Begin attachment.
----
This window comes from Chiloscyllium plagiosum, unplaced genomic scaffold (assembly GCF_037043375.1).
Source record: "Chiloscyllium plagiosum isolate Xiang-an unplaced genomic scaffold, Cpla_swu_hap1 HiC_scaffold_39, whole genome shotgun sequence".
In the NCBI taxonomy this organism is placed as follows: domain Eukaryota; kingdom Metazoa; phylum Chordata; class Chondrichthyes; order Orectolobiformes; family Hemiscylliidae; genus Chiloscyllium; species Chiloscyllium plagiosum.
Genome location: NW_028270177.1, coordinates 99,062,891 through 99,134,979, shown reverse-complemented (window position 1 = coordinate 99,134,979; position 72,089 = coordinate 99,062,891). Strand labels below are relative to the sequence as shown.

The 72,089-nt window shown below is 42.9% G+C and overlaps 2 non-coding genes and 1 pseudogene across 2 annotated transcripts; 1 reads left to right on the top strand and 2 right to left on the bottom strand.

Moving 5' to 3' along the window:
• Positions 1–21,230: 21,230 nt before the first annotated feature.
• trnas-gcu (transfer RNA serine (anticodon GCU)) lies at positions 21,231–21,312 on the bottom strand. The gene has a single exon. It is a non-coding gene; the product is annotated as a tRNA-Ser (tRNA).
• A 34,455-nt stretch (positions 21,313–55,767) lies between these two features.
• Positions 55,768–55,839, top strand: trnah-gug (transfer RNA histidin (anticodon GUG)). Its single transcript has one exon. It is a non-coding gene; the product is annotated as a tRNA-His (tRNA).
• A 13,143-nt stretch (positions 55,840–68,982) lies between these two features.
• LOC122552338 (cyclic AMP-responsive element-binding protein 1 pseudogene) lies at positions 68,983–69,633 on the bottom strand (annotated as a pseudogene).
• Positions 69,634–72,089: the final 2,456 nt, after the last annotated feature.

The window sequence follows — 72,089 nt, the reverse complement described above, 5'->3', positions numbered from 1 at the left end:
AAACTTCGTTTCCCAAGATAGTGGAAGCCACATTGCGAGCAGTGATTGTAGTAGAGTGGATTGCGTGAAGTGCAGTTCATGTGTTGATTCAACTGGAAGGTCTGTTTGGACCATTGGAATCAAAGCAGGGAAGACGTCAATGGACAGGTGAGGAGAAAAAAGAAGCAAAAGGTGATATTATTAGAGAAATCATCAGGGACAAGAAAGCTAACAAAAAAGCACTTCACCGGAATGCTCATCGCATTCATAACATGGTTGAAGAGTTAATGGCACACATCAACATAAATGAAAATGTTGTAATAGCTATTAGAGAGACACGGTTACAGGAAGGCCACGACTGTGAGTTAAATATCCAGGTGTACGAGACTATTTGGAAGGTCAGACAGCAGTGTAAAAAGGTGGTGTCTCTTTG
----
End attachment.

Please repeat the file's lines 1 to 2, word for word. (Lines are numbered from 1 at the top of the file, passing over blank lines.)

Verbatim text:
This window comes from Chiloscyllium plagiosum, unplaced genomic scaffold (assembly GCF_037043375.1).
Source record: "Chiloscyllium plagiosum isolate Xiang-an unplaced genomic scaffold, Cpla_swu_hap1 HiC_scaffold_39, whole genome shotgun sequence".